India’s main opposition leader Rahul Gandhi has warned that unless the deadly second COVID-19 wave currently sweeping the country is brought under control it will devastate India, as well as threaten the rest of the world.
In a letter, Gandhi implored Prime Minister Narendra Modi to prepare for another national lockdown, accelerate a countrywide vaccination programme and scientifically track the virus and its mutations.
Gandhi said the world’s second-most populous nation had a responsibility in “a globalised and interconnected world” to stop the “explosive” growth of COVID-19 within its borders.
“India is home to one out of every six human beings on the planet. The pandemic has demonstrated that our size, genetic diversity and complexity make India fertile ground for the virus to rapidly mutate, transforming itself into a more contagious and more dangerous form,” wrote Gandhi.
“Allowing the uncontrollable spread of the virus in our country will be devastating not only for our people but also for the rest of the world.”
India’s highly infectious COVID-19 variant B.1.617 has already spread to other countries, and many nations have moved to cut or restrict movements from India.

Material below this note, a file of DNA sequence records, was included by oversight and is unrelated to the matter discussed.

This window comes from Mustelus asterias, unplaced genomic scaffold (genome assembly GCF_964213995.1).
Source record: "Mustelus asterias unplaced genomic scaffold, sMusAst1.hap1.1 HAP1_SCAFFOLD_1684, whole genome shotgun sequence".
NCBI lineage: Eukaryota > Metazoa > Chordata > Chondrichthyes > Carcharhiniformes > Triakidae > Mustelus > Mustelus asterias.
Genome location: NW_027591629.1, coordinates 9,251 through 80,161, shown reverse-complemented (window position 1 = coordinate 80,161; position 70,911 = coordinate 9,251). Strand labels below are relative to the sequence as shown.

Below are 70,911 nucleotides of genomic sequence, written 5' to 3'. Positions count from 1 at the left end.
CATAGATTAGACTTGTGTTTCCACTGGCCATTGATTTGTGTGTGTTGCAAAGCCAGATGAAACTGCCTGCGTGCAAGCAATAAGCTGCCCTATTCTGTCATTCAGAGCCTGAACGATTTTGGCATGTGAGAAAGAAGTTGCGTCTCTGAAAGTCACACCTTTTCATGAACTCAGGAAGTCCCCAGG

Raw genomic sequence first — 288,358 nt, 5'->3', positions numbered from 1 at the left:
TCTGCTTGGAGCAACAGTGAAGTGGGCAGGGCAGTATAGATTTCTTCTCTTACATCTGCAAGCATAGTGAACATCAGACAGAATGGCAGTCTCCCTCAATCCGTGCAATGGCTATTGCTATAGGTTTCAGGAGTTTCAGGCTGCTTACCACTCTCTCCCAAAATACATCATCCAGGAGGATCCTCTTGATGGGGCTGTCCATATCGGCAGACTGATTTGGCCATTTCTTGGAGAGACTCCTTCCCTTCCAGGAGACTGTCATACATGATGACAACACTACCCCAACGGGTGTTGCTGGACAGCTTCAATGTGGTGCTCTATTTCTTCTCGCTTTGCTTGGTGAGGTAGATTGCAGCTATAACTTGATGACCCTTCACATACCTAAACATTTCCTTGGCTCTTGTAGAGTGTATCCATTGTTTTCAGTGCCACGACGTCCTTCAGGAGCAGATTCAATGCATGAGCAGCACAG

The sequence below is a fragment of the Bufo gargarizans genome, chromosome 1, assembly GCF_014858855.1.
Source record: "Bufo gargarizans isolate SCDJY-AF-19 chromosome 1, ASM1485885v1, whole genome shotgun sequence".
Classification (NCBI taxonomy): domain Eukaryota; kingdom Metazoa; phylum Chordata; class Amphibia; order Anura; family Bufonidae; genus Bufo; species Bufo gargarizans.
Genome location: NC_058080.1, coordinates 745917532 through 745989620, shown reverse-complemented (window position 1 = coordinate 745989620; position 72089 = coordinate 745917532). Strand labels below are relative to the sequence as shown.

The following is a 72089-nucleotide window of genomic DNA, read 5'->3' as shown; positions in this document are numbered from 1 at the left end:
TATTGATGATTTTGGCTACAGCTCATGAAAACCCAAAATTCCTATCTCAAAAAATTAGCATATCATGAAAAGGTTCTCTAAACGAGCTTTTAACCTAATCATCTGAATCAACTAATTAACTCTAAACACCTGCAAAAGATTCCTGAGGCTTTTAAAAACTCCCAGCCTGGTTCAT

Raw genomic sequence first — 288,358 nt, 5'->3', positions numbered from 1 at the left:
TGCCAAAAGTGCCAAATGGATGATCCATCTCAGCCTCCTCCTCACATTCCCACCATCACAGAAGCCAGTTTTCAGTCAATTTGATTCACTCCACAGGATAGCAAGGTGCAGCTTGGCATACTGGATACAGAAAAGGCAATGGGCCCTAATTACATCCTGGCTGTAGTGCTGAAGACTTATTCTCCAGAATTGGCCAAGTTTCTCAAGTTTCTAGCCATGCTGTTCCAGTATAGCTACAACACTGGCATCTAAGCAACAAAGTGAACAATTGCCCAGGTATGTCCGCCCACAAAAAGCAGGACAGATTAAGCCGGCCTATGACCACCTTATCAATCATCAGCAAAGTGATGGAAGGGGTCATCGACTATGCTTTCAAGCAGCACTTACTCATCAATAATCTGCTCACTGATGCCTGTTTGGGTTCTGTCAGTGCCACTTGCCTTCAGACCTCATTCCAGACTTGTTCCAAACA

British Prime Minister Boris said on Friday the government needed to handle very the emergence of new coronavirus strains in India that have since started to spread in the United Kingdom.
Meanwhile, tonnes of medical equipment from abroad has starting to arrive in Delhi hospitals, in what could ease the pressure on an overburdened system.
In the past week, India has reported an extra 1.5 million new infections and record daily death tolls. Since the start of the pandemic, it has reported 21.49 million cases and 234,083 deaths. It currently has 3.6 million active cases.
Modi has been widely criticised for not acting sooner to suppress the second wave, after religious festivals and political rallies drew tens of thousands of people in recent weeks and became “super spreader” events.
His government – which imposed a strict lockdown in March 2020 – has also been criticised for lifting social restrictions too soon following the first wave and for delays in the country’s vaccination programme.
The government has been reluctant to impose a second lockdown for fear of the damage to the economy, though many states have announced their own restrictions.
Goa, a tourism hotspot on the west coast where up to one in two people tested in recent weeks for coronavirus have been positive, on Friday announced strict curbs from Sunday 9 May, restricting timings for grocery shops, forbidding unnecessary travel and urging citizens to cancel all gatherings.
While India is the world’s biggest vaccine maker, it is also struggling to produce and distribute enough doses to stem the wave of COVID-19.
India vaccinated 2.3 million people on Thursday, the most this month but still far short of what is required to curb the spread of the virus.
India’s healthcare system is also struggling under the weight of patients, with hospitals running out of beds and medical oxygen. Morgues and crematoriums are also in extreme difficulty handling the number of dead.